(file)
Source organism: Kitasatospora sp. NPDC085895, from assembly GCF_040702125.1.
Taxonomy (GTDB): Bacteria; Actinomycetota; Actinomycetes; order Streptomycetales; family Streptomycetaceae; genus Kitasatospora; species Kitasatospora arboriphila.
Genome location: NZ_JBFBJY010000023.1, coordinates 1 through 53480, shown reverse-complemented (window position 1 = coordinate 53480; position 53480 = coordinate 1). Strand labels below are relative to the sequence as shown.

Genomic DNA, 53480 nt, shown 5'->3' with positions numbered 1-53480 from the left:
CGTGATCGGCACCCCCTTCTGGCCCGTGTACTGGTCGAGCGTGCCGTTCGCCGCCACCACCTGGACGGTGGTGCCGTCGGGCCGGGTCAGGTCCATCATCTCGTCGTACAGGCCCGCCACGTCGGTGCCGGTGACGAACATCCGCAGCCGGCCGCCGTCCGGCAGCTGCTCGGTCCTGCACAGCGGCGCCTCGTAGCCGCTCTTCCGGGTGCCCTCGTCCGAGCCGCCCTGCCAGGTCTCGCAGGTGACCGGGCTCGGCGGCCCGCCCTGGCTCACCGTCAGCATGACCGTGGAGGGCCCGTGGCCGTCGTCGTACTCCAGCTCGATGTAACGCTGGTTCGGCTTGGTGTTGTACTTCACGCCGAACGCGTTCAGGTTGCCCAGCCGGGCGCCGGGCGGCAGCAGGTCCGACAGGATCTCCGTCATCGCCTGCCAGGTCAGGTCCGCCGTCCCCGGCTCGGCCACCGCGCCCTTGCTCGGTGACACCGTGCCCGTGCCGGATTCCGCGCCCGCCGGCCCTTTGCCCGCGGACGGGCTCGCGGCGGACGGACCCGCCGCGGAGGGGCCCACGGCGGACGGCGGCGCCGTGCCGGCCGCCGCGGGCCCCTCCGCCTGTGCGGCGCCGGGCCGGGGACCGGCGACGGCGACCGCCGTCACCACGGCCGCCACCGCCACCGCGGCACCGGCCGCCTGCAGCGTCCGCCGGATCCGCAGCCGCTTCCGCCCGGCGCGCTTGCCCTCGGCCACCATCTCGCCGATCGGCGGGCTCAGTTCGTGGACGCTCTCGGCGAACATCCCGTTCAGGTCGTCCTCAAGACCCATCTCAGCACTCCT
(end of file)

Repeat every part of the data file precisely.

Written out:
Source organism: Kitasatospora sp. NPDC085895, from assembly GCF_040702125.1.
Taxonomy (GTDB): Bacteria; Actinomycetota; Actinomycetes; order Streptomycetales; family Streptomycetaceae; genus Kitasatospora; species Kitasatospora arboriphila.
Genome location: NZ_JBFBJY010000023.1, coordinates 1 through 53480, shown reverse-complemented (window position 1 = coordinate 53480; position 53480 = coordinate 1). Strand labels below are relative to the sequence as shown.

Genomic DNA, 53480 nt, shown 5'->3' with positions numbered 1-53480 from the left:
CGTGATCGGCACCCCCTTCTGGCCCGTGTACTGGTCGAGCGTGCCGTTCGCCGCCACCACCTGGACGGTGGTGCCGTCGGGCCGGGTCAGGTCCATCATCTCGTCGTACAGGCCCGCCACGTCGGTGCCGGTGACGAACATCCGCAGCCGGCCGCCGTCCGGCAGCTGCTCGGTCCTGCACAGCGGCGCCTCGTAGCCGCTCTTCCGGGTGCCCTCGTCCGAGCCGCCCTGCCAGGTCTCGCAGGTGACCGGGCTCGGCGGCCCGCCCTGGCTCACCGTCAGCATGACCGTGGAGGGCCCGTGGCCGTCGTCGTACTCCAGCTCGATGTAACGCTGGTTCGGCTTGGTGTTGTACTTCACGCCGAACGCGTTCAGGTTGCCCAGCCGGGCGCCGGGCGGCAGCAGGTCCGACAGGATCTCCGTCATCGCCTGCCAGGTCAGGTCCGCCGTCCCCGGCTCGGCCACCGCGCCCTTGCTCGGTGACACCGTGCCCGTGCCGGATTCCGCGCCCGCCGGCCCTTTGCCCGCGGACGGGCTCGCGGCGGACGGACCCGCCGCGGAGGGGCCCACGGCGGACGGCGGCGCCGTGCCGGCCGCCGCGGGCCCCTCCGCCTGTGCGGCGCCGGGCCGGGGACCGGCGACGGCGACCGCCGTCACCACGGCCGCCACCGCCACCGCGGCACCGGCCGCCTGCAGCGTCCGCCGGATCCGCAGCCGCTTCCGCCCGGCGCGCTTGCCCTCGGCCACCATCTCGCCGATCGGCGGGCTCAGTTCGTGGACGCTCTCGGCGAACATCCCGTTCAGGTCGTCCTCAAGACCCATCTCAGCACTCCT